• Volume: The minimum for winter camping should be 65 liters. If you want to carry all your favorite gear and plenty of food, 80 liters can provide adequate storage space. 
  • Lash Points: Most winter campers carry some kind of outdoor adventure gear, like skis, snowboards or snowshoes. If you are bringing any of these along, be sure your pack has lash points to attach them to.  

Sleeping Bags

After all the exploring you’ll do during the day, settling into your sleeping bag at night will sound like a dream. Make sure you can sleep peacefully throughout the night with a warm, fully insulated sleeping bag. 

A good rule of thumb is to choose a bag that is rated for 10 degrees colder than the temperature you expect to sleep in.

When looking for a winter sleeping bag, consider the following features: 

  • Draft Tubes and Collars: Winter bags will include these design elements to retain as much heat as possible, keeping you warm and comfortable as you rest.  
  • Liners: In some serious winter conditions, you may want your bag to be warmer. Add a sleeping bag liner to your arsenal to add anywhere from 5 to 25 degrees of warmth.
  • Warmth-to-Weight Ratio: Since down is lightweight yet extremely warm, down sleeping bags will be your best defense against the cold. Unfortunately, down loses its ability to keep you warm if it becomes too saturated. If you choose not to risk the functionality of your sleeping bag, choose one designed with a synthetic blend. These can provide more warmth and weight, even when it gets wet.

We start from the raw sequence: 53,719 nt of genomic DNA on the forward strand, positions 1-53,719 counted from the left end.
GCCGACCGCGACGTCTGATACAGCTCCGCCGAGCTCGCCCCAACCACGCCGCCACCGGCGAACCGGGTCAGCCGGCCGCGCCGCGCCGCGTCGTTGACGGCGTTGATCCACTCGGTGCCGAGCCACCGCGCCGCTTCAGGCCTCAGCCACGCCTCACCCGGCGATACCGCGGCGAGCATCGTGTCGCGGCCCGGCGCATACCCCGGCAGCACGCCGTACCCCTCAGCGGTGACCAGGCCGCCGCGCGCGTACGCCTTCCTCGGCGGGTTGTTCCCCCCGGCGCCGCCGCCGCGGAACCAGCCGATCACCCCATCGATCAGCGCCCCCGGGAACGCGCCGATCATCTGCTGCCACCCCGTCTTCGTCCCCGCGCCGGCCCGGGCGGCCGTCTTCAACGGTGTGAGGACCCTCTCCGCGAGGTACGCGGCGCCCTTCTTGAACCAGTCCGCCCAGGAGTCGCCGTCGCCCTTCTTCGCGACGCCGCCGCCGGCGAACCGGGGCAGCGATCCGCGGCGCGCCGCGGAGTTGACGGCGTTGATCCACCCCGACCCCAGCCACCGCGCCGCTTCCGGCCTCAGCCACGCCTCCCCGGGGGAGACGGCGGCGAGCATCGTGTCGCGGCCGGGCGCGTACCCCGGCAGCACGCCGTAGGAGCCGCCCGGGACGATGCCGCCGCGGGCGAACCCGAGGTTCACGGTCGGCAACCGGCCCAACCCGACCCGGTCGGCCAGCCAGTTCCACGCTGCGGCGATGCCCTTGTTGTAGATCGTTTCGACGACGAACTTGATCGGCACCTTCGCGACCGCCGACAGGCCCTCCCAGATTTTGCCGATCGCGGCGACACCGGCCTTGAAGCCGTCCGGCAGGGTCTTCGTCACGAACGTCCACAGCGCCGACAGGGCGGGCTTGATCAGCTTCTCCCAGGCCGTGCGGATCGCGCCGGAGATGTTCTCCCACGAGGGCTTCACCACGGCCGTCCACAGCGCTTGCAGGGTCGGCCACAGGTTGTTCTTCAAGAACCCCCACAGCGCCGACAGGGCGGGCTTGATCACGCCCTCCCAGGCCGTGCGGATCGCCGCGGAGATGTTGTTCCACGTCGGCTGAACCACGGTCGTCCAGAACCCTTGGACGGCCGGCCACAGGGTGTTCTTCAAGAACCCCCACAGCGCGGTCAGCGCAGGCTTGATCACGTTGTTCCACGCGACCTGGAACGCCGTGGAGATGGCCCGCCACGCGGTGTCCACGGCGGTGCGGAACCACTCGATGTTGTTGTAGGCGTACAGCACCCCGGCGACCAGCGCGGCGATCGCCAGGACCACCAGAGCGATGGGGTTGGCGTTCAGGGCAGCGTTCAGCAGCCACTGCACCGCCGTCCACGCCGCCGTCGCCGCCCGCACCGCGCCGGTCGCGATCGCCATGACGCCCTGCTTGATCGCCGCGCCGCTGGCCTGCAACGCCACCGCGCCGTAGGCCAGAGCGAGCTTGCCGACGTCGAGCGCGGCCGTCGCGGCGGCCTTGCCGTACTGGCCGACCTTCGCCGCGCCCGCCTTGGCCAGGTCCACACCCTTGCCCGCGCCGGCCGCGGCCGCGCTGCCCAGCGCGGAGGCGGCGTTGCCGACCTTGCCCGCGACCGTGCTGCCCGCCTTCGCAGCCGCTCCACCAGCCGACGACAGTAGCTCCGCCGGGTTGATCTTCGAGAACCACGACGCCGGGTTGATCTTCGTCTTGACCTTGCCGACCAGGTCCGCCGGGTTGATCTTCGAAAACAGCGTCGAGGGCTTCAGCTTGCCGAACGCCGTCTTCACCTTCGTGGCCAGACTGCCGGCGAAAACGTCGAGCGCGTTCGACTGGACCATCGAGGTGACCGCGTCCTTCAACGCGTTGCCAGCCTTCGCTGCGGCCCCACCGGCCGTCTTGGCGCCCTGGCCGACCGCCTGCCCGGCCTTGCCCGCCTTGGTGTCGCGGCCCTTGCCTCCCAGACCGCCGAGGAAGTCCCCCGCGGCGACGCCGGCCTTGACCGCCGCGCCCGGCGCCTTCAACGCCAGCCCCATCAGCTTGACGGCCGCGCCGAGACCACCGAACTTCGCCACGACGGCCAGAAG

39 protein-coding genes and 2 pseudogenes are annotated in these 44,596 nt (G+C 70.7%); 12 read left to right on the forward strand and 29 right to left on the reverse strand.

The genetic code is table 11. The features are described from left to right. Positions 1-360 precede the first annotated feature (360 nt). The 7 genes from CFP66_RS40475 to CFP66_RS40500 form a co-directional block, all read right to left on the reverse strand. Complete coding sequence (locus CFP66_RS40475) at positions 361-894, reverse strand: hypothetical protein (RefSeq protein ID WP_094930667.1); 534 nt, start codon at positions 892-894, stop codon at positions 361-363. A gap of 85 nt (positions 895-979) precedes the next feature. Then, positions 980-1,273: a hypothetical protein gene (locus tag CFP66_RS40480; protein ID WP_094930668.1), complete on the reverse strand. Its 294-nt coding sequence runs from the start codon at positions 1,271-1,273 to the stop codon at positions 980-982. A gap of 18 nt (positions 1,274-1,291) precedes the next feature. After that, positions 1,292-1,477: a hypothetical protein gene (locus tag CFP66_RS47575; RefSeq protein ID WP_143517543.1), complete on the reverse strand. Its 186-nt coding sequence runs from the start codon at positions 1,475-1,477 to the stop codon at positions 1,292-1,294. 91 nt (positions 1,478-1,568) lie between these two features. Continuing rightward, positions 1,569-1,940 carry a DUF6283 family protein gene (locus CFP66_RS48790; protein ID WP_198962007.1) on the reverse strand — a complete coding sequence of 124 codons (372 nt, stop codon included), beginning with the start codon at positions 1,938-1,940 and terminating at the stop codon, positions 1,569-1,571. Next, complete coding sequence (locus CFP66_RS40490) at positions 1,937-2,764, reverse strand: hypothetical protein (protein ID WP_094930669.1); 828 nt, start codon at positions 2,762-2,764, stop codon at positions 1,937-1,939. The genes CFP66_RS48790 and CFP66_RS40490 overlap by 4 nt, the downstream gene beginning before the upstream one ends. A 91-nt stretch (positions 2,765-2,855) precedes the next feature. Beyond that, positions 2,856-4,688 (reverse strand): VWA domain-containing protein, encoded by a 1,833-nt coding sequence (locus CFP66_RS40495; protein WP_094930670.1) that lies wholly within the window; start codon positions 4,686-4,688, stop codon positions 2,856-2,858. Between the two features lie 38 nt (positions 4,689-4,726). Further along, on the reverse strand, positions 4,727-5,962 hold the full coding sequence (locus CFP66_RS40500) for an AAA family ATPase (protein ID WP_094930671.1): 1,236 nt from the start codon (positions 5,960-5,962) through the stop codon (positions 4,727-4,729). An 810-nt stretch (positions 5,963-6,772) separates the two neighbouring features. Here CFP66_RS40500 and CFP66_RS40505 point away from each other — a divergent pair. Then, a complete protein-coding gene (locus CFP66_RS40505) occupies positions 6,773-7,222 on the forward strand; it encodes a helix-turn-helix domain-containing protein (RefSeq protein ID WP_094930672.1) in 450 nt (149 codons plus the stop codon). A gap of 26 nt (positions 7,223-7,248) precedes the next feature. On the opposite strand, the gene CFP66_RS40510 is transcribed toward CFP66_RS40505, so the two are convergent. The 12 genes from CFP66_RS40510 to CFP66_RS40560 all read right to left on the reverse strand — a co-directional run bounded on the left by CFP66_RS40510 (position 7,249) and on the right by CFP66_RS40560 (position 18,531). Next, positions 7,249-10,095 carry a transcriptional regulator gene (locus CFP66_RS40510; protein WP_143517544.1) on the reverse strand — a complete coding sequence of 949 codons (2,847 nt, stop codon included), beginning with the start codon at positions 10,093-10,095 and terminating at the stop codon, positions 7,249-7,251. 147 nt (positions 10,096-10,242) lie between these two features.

What to Wear for All-Season Camping

What you wear during winter adventures is critical. Pick clothing that is durable, comfortable and most importantly, warm enough for the conditions that lie ahead.

As with all camping, layering is important. You can always take off a layer, but you cannot add one you don't have.  

Base Layers to Outerwear 

You will need at least three layers to stay warm in the elements:

  • Baselayer: This layer sits closest to your skin and should be chosen based on the outdoor conditions. For cold-weather expeditions, a breathable and lightweight baselayer can typically provide enough support. If the temperature will be below freezing during most of your exploration, choose a heavier baselayer for men or women. Either way, this layer should be able to wick sweat and dry quickly.